update from my retro-rides thread
Axle Swap! I've done a few longer journeys in the Toledo this year, at 60mph the little 1300 is over 4000rpm! not brilliant. So I've finally got round to cleaning up and fitting the 1500TC 3.89 :1 rear axle I've had in my garage for the last couple of years. Should bring the rpm down a little with out dulling the acceleration so much. Current diff is a 4.11 :1.
Cars all back together now, fresh ep90 in the diff and gear box, the new axle is nice a quiet and has dropped the rpm at 60 by 300 or so, certainly a improvement.
Your assertion that at a true road speed of 60 mph, the 1300 engine is revving at more than 4000 rpm would seem to be somewhat exagerated, unless you are actually driving it in 3rd gear!
Page 60 of my 1974 Triumph Toledo 1300 owners' handbook, specifies that with a 4•11:1 final-drive ratio, the effective gearing in 3rd and 4th gears as being 848 and 607 engine rpm respectively, at a road speed of 10 mph, which equates to 5088 and 3642 engine rpm respectively at 60 mph.
Assuming that you're using 175/70 R13 tyres on those slotted aluminium alloy wheels, rather than 155 R13 tyres, which are of similar external circumference, we can use a little basic mathematics to check this:
1 Statute mile = 1760 yards, 1 yard = 36 inches & 1 inch = 25•399 mm
Hence 1 Statute mile => 1609280•64 mm = 1609300 mm to 5 S.F.
External circumference of 175/70 R13 tyre = Pi (i.e. 3•14159 to 6 S.F.) x [(175 x 2 x 0•70) + (13 x 25•399)] = 1807•0 mm to 5 S.F.
At 10 mph, 175/70 R13 rear tyres' mean rotational speed (rpm) = (10 x 1609300) / (1807•0 x 60) = 148•4 rpm
Using 4th gear & 4•11:1 final-drive ratio, engine speed at 10 mph = 4•11 x 148•4 = 610•1 rpm
Using 4th gear & 3•89:1 final-drive ratio, engine speed at 10 mph = 3•89 x 148•4 = 577•4 rpm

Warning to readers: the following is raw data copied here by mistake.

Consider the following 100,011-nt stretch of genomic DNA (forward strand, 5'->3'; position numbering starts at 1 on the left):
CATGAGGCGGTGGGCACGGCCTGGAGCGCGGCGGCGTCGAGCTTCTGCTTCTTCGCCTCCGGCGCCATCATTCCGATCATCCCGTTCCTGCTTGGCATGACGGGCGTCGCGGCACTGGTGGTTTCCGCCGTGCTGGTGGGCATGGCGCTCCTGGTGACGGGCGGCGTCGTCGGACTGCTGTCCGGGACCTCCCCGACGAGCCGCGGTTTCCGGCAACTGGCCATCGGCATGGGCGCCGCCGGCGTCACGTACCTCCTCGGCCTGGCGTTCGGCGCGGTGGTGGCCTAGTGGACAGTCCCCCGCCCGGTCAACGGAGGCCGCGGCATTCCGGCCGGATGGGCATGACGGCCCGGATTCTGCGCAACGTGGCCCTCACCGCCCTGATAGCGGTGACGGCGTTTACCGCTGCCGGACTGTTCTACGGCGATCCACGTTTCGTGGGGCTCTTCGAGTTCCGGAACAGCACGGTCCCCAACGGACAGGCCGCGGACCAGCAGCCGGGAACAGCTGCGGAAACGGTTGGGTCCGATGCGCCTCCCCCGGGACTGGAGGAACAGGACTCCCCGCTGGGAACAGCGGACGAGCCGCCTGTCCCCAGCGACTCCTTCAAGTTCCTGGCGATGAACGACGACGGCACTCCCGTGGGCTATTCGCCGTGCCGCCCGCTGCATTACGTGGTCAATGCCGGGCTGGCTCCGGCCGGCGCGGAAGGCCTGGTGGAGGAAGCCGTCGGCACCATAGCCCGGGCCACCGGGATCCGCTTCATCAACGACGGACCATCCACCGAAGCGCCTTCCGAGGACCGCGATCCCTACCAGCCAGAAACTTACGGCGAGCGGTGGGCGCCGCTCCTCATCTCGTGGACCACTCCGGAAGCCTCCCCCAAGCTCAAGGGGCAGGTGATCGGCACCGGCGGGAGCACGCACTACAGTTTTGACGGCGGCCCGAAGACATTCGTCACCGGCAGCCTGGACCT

Using 4th gear & 4•11:1 final-drive ratio, engine speed at 55 mph = 610•1 x 5•5 = 3355 rpm
Using 4th gear & 4•11:1 final-drive ratio, engine speed at 60 mph = 610•1 x 6 = 3660 rpm
Using 4th gear & 3•89:1 final-drive ratio, engine speed at 60 mph = 577•4 x 6 = 3464 rpm
Using 4th gear & 4•11:1 final-drive ratio, engine speed at 65 mph = 610•1 x 6•5 = 3965 rpm
Using 4th gear & 3•89:1 final-drive ratio, engine speed at 65 mph = 577•4 x 6•5 = 3753 rpm
Using 4th gear & 4•11:1 final-drive ratio, engine speed at 70 mph = 610•1 x 7 = 4270 rpm (i.e. > 4000 rpm)
Using 4th gear & 3•89:1 final-drive ratio, engine speed at 70 mph = 577•4 x 7 = 4042 rpm (i.e. > 4000 rpm)
Using 4th gear & 4•11:1 final-drive ratio, engine speed at 83 mph (supposedly the maximum speed!?!) = 610•1 x 8•3 = 5063 rpm
Maximum engine torque is said to occur at 3300 rpm, so with a 4•11:1 final-drive ratio, a true road speed of 55 mph, would probably be a more appropriate speed for economical cruising.
Based on my experiences with the 4•11:1 final-drive ratio, used in conjunction with 175 SR13 (not 175/70 SR13) and 185/70 R13 tyres, and allowing for the change in speedometer & odometer calibration, I envisage you gaining about 10% improvement in fuel economy, as a consequence of just substituting the 3•89:1 final-drive ratio.
What effect there would be on fuel economy and driveability as a consequence of substituting a 3•63:1 final-drive ratio (as used on the late-model Triumph Dolomite 1500 & 1500HL), I don't know, but I sometimes wonder. I have been told that a late-model Triumph Herald 13/60 estate with a Triumph Spitfire overdrive gearbox copes quite happily with the use of overdrive, but the Herald is probably lighter and of smaller frontal area (re aerodynamic drag) than the Toledo.
Nigel A. Skeet
Independent tutor of mathematics, physics, technology & engineering, for secondary, tertiary, further & higher education.
Upgraded 1974 Triumph Toledo 1300 (Toledo / Dolomite HL / Sprint hybrid)
Onetime member + magazine editor & technical editor of Volkswagen Type 2 Owners' Club